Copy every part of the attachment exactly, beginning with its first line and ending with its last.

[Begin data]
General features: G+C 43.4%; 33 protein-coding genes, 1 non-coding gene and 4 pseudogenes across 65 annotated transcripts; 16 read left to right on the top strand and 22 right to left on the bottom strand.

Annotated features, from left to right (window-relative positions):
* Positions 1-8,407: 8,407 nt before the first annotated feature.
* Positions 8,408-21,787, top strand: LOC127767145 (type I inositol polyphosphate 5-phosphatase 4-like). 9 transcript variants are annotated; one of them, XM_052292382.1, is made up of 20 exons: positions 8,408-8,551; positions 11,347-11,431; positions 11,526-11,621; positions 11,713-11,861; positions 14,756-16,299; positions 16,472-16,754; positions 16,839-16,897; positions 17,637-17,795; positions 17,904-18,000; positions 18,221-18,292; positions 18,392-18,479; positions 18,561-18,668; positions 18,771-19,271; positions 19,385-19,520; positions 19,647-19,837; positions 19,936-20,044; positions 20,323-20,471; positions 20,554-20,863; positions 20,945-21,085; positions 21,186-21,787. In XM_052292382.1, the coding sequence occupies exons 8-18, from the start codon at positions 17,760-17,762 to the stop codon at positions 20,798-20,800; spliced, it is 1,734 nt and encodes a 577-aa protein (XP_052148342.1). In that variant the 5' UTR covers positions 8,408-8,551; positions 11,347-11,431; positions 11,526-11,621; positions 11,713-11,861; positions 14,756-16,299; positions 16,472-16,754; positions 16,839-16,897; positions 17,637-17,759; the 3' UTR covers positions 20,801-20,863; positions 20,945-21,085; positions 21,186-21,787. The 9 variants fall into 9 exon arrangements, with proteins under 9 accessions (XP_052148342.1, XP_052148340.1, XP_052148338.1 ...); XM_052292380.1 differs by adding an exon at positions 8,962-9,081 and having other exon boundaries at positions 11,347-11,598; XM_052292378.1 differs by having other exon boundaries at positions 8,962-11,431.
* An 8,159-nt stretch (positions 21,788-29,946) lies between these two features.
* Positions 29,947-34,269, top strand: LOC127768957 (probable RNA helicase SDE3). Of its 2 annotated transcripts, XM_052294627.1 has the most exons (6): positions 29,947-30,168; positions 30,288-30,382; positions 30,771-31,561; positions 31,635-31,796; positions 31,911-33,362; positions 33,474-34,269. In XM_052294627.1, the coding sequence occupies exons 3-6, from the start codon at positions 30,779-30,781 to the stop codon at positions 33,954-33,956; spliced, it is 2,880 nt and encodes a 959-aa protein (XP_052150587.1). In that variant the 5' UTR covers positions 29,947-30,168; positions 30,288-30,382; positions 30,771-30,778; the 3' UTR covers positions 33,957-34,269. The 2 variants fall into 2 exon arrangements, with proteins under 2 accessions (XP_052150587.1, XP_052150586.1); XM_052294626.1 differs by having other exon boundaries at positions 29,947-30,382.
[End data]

General features: G+C 43.4%; 33 protein-coding genes, 1 non-coding gene and 4 pseudogenes across 65 annotated transcripts; 16 read left to right on the top strand and 22 right to left on the bottom strand.

Annotated features, from left to right (window-relative positions):
* Positions 1-8,407: 8,407 nt before the first annotated feature.
* Positions 8,408-21,787, top strand: LOC127767145 (type I inositol polyphosphate 5-phosphatase 4-like). 9 transcript variants are annotated; one of them, XM_052292382.1, is made up of 20 exons: positions 8,408-8,551; positions 11,347-11,431; positions 11,526-11,621; positions 11,713-11,861; positions 14,756-16,299; positions 16,472-16,754; positions 16,839-16,897; positions 17,637-17,795; positions 17,904-18,000; positions 18,221-18,292; positions 18,392-18,479; positions 18,561-18,668; positions 18,771-19,271; positions 19,385-19,520; positions 19,647-19,837; positions 19,936-20,044; positions 20,323-20,471; positions 20,554-20,863; positions 20,945-21,085; positions 21,186-21,787. In XM_052292382.1, the coding sequence occupies exons 8-18, from the start codon at positions 17,760-17,762 to the stop codon at positions 20,798-20,800; spliced, it is 1,734 nt and encodes a 577-aa protein (XP_052148342.1). In that variant the 5' UTR covers positions 8,408-8,551; positions 11,347-11,431; positions 11,526-11,621; positions 11,713-11,861; positions 14,756-16,299; positions 16,472-16,754; positions 16,839-16,897; positions 17,637-17,759; the 3' UTR covers positions 20,801-20,863; positions 20,945-21,085; positions 21,186-21,787. The 9 variants fall into 9 exon arrangements, with proteins under 9 accessions (XP_052148342.1, XP_052148340.1, XP_052148338.1 ...); XM_052292380.1 differs by adding an exon at positions 8,962-9,081 and having other exon boundaries at positions 11,347-11,598; XM_052292378.1 differs by having other exon boundaries at positions 8,962-11,431.
* An 8,159-nt stretch (positions 21,788-29,946) lies between these two features.
* Positions 29,947-34,269, top strand: LOC127768957 (probable RNA helicase SDE3). Of its 2 annotated transcripts, XM_052294627.1 has the most exons (6): positions 29,947-30,168; positions 30,288-30,382; positions 30,771-31,561; positions 31,635-31,796; positions 31,911-33,362; positions 33,474-34,269. In XM_052294627.1, the coding sequence occupies exons 3-6, from the start codon at positions 30,779-30,781 to the stop codon at positions 33,954-33,956; spliced, it is 2,880 nt and encodes a 959-aa protein (XP_052150587.1). In that variant the 5' UTR covers positions 29,947-30,168; positions 30,288-30,382; positions 30,771-30,778; the 3' UTR covers positions 33,957-34,269. The 2 variants fall into 2 exon arrangements, with proteins under 2 accessions (XP_052150587.1, XP_052150586.1); XM_052294626.1 differs by having other exon boundaries at positions 29,947-30,382.